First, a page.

Anyone who reads this blog knows that I am a feminist. Gender equality is a non-negotiable issue to me. If your belief system does not make equal space for women, I don’t think it deserves my respect, and the same is true for traditions that are anti-gay. I also don’t think it’s my responsibility to educate the privileged about marginalization. 

Ideally, interfaith settings should establish clear parameters for what is and isn’t acceptable behavior. A Christian fundamentalist shouldn’t show up and demand I quit my job and content myself with housework, and I don’t think that an evangelistic atheist should show up and demand religious people deconvert. There can be some use to confronting bigoted beliefs directly, but you should do this if, and only if, you feel you have the emotional energy to do it. There have to be limits on the accommodations afforded to any one belief system, and those accommodations should never come at the cost of dehumanizing someone who doesn’t share those beliefs.

On a final note: I value interfaith activism because I live in an interfaith world. My parents are Christians. I have Christian friends and Muslim friends, Buddhist friends and Pagan friends. And I like that. That’s the sort of world my upbringing denied. I’m a better person for regularly interacting with different beliefs and perspectives. That interaction continually forces me to interrogate my own beliefs, and after twenty-one years in fundamentalism, that’s a welcome change. I do not ever want to feel that complacent again. And I want to conduct my life in a way that makes space for experiences that are different from my own. 

Dear Eric Fromm

Thank you for having the courage I lacked at your age.

Northwest Christian University isn’t as strict as my own alma mater, Cedarville, and I’m glad you won’t be expelled for your views. But you’re now a visible minority on a small and overwhelmingly Christian campus, and that means you’re in for a difficult time. You already know that, I’m sure, because this is not a decision anyone makes lightly. You wrote that you’re already the subject of rumors, and after this, you’ll probably lose more friends. But then, you’ve probably been losing friends ever since you started asking questions.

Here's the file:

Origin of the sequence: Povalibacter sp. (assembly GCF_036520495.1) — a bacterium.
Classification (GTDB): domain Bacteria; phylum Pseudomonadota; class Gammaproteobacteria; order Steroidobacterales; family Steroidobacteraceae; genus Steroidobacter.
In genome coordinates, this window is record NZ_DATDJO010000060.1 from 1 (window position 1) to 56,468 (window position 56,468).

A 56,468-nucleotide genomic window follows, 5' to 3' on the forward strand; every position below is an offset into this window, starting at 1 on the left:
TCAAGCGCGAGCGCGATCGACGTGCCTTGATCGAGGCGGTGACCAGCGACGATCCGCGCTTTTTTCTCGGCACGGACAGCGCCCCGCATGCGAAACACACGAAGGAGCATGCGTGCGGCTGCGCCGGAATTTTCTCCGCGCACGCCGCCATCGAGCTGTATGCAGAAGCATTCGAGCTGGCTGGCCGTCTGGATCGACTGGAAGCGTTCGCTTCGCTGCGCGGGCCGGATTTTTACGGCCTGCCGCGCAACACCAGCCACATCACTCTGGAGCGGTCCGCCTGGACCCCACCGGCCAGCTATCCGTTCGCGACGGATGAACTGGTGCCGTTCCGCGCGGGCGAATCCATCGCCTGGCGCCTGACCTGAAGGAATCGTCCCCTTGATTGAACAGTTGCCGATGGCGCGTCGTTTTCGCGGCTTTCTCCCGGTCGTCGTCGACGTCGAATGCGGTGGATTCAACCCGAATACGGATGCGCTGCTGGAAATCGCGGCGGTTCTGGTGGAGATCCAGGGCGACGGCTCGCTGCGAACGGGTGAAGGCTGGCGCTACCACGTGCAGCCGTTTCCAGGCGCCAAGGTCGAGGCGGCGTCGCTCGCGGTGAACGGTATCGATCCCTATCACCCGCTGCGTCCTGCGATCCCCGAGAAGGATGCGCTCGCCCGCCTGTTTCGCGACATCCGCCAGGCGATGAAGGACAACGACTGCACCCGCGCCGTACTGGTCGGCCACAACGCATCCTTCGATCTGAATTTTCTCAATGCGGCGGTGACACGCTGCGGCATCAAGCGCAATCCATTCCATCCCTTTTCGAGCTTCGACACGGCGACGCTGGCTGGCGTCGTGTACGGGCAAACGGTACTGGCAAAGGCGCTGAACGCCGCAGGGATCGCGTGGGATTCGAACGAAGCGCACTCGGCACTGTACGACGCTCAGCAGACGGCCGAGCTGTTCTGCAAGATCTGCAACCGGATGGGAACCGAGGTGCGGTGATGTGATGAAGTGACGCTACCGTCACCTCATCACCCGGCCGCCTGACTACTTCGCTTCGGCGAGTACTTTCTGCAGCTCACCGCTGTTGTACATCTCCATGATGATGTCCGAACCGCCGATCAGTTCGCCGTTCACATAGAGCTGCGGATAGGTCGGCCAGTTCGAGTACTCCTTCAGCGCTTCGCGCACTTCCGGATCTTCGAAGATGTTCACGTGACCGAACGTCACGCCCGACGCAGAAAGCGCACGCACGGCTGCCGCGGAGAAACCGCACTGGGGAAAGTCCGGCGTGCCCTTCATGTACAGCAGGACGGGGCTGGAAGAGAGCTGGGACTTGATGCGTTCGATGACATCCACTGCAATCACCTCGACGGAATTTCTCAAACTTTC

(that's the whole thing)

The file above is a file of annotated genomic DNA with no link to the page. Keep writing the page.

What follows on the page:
By the time I lost my religion, I’d already spent several years fending off harassment and abuse from classmates and faculty for political views only slightly to the left of center. There were always rumors about my faith, too, and I hated that. Sometimes I think I held onto Christianity for as long as I did just to spite everyone who called me a heretic.

Spite isn’t a particularly good reason to identify as anything, Christian or otherwise, so kudos for making a different choice. You were honest in public, itself a radical act. You used your position as student body president for good. And because of that, Northwest’s non-Christian students finally have representation on campus.

I often hear people, atheist people, mainstream people, characterize anyone who attends Christian college as ignorant and backwards. I hope that because of what you’ve done, people will actually listen when I tell them that these campuses are more diverse than they think. There were atheists at my college, too. There were Christians with doubts and questions.  And we stay at these schools for so many reasons. I stayed out of fear: I would have been expelled immediately and I knew I couldn’t count on my family for support at the time. That’s such a common story, and even though yours is different, I want you to know how much you’ve helped marginalized students at colleges like ours.

You’ve showed them that it’s ok.

You’re an atheist and your world didn’t end. There was no lightning bolt. You’ve lost some friends and you’re the target of rumors, but you have supporters, too, and you’ll live to fight another day.  I didn’t have that example. I wish I had, because my years at Cedarville wouldn’t have been nearly as lonely as they were. At these schools, doubt’s a fight you have with yourself, not a conversation you share with other people.